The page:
: Ploum Lodder Princen
: Ploum Lodder Princen
|Blaak28 Rotterdam||2000 m2|
Ploum Lodder Princen
PLP is located in one of the first buildings that were built in Rotterdam after the Second World War. The building from 1950, commissioned by the Twentsche Bank and designed by Adrianus van der Steur and Barend Hooykaas, was the bank’s head office for several decades. After a bank merger, the building lost its function and in the late 1980s it threatened to be demolished. However, thanks to protest from the Reconstruction Committee, it was given the status of municipal monument in 1995. In 2000, the building was sold to a German company, which radically renovated it and installed, among other things, a mezzanine floor on the first floor. A glass roof was placed on the light court, creating an atrium. PLP, founded in 1995, moved into the building in 2000, but initially only rented three of the five floors. The empty mezzanine floor was occasionally used for meetings, but had no further function – mainly because of the low ceiling in the area around the atrium. After further growth the law firm decided to rent all floors in 2009 and three interior architects were asked to develop a vision for better use of the mezzanine floor. Partner Rutger Ploum: “We wanted a common space that would become the heart of the organization.”
The concept that Casper Schwarz Architects presented immediately appealed to PLP: Since there is abundant daylight in the atrium, CSA gave the square the character of an outdoor space, starting with three large trees. However, as the mezzanine floor is too thin to bear the weight of real trees, we searched for the best alternatives: the leaves are made of silk, the trunks are real and stand in circular oak floors on different levels and of different sizes, reminiscent of terraces.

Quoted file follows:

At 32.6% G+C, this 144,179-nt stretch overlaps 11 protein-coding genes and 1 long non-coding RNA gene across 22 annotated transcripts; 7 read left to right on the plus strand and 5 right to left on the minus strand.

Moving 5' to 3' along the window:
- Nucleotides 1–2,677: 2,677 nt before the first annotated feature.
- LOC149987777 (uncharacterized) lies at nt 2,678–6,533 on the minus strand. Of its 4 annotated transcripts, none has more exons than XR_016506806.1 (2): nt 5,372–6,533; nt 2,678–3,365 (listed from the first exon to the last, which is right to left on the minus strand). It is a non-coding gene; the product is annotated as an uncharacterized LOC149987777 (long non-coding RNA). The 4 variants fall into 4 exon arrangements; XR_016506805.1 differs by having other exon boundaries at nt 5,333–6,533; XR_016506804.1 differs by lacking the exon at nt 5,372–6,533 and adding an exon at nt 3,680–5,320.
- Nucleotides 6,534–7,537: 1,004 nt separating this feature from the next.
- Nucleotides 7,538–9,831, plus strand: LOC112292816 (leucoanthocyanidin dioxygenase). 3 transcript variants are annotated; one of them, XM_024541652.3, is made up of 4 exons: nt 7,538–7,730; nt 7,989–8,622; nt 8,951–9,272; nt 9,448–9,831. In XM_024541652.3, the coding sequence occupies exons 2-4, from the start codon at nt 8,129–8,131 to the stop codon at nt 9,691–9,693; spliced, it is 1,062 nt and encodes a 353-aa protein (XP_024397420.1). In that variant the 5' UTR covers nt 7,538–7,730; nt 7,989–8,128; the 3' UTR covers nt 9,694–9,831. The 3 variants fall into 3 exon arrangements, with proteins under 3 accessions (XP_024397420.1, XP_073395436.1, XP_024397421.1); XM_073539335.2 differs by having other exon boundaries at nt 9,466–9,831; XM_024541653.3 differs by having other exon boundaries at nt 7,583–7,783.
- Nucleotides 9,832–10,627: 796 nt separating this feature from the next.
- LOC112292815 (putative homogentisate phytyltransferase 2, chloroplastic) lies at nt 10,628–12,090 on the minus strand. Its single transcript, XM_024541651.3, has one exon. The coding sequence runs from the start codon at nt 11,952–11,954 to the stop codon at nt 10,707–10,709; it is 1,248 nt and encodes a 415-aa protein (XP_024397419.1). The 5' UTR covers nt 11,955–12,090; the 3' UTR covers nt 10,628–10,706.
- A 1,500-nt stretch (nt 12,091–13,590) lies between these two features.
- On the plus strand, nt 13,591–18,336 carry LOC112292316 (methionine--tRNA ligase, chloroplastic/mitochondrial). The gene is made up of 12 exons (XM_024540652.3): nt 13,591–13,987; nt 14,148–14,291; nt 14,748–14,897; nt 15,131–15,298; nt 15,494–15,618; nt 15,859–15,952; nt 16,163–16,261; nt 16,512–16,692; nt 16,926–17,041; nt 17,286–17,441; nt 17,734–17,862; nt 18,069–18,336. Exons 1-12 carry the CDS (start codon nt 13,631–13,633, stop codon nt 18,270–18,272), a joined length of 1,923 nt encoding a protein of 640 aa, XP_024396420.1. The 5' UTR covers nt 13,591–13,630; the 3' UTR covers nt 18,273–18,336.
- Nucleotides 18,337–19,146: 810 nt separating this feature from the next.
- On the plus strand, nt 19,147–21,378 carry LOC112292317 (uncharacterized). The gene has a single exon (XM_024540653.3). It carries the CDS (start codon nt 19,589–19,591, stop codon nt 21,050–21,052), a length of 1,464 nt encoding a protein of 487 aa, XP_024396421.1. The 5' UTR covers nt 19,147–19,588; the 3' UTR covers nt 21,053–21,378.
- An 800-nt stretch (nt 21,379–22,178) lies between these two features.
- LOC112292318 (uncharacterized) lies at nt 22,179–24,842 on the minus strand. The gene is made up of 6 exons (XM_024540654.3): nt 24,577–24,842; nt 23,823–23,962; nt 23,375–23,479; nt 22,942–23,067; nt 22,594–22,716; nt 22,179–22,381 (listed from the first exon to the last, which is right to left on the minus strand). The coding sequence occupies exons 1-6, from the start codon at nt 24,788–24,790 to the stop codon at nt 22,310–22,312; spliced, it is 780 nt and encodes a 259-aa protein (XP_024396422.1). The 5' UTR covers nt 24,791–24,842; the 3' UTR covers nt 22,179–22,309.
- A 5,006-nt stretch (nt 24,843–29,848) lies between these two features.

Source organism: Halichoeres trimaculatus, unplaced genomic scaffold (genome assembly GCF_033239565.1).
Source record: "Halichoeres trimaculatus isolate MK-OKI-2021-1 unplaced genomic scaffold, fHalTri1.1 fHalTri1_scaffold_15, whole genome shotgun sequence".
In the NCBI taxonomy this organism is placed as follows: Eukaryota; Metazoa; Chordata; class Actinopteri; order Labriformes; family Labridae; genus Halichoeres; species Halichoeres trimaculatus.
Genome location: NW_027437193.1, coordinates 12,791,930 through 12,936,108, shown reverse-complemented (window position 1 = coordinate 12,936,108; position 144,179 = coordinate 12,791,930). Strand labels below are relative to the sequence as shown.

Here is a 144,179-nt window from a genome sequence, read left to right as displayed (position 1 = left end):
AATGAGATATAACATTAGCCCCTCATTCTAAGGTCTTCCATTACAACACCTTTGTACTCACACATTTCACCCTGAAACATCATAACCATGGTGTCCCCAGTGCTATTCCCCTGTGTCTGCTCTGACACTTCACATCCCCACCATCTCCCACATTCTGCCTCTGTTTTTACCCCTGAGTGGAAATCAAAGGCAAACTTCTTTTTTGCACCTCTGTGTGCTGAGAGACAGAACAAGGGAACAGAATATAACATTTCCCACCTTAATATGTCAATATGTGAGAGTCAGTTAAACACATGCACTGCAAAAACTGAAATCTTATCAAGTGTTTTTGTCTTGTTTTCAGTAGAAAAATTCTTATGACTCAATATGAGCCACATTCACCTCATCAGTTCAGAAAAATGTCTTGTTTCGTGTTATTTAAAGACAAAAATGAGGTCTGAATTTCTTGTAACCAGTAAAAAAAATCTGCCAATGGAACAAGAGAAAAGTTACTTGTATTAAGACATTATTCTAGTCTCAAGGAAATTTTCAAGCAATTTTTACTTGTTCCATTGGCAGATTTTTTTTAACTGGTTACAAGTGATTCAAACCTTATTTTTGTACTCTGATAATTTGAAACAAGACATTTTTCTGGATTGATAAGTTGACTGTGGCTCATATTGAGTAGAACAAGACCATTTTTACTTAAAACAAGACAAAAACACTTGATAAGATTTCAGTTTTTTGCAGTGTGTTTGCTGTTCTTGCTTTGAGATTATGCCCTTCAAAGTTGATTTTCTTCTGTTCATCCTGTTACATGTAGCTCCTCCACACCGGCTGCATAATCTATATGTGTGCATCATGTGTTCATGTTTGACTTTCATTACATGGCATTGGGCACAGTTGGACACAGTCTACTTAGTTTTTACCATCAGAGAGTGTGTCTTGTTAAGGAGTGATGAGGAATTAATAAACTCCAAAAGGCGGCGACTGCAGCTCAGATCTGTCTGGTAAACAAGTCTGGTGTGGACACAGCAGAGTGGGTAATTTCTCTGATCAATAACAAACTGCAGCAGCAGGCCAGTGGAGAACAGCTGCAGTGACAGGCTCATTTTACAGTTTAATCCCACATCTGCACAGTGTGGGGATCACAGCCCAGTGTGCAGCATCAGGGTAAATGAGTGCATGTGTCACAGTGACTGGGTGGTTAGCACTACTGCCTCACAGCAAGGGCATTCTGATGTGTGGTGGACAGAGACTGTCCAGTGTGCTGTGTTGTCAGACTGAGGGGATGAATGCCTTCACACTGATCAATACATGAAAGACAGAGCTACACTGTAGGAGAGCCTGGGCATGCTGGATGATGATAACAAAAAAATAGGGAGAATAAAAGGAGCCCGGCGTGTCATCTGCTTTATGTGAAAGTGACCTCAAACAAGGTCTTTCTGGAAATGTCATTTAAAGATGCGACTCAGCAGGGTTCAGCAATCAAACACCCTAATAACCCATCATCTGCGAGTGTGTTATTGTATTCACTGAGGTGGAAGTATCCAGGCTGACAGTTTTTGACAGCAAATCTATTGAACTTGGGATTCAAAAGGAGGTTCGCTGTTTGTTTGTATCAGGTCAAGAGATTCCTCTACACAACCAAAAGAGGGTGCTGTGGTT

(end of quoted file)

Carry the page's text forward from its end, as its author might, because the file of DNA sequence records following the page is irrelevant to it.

The used armchairs are comfortable and refer to the outdoor furniture in terms of the base. they are upholstered in anthracite, gray and the corporate color: ‘PLP orange’. Because of the setting, the atrium is a place where you can wait and linger both alone and in a group. At the highest level – as on a stage – there is a coffee bar in white composite, with fixed benches in silver fabric to the left and right. A new staircase in the atrium offers direct access to the bar from the office floors.
The circular design gives the rectangular atrium an friendly character, which is supported by the floor covering in orange, gray and anthracite. According to Ploum, the atrium is now called “the park” by employees, and so he states, “This is where it happens. The atrium is buzzing and gives a family feeling. Because you see everyone there. “
The consultation and meeting rooms are now located around the atrium, so that visitors no longer enter the office floors. We designed the graphic design for the glass partition walls which ensure both openness and privacy. On the walls are works of art from the beautiful museum collection of partner Jeroen Princen, which can also be seen elsewhere in the building.
Interior Architect: Casper Schwarz
Photography: Roos Aldershoff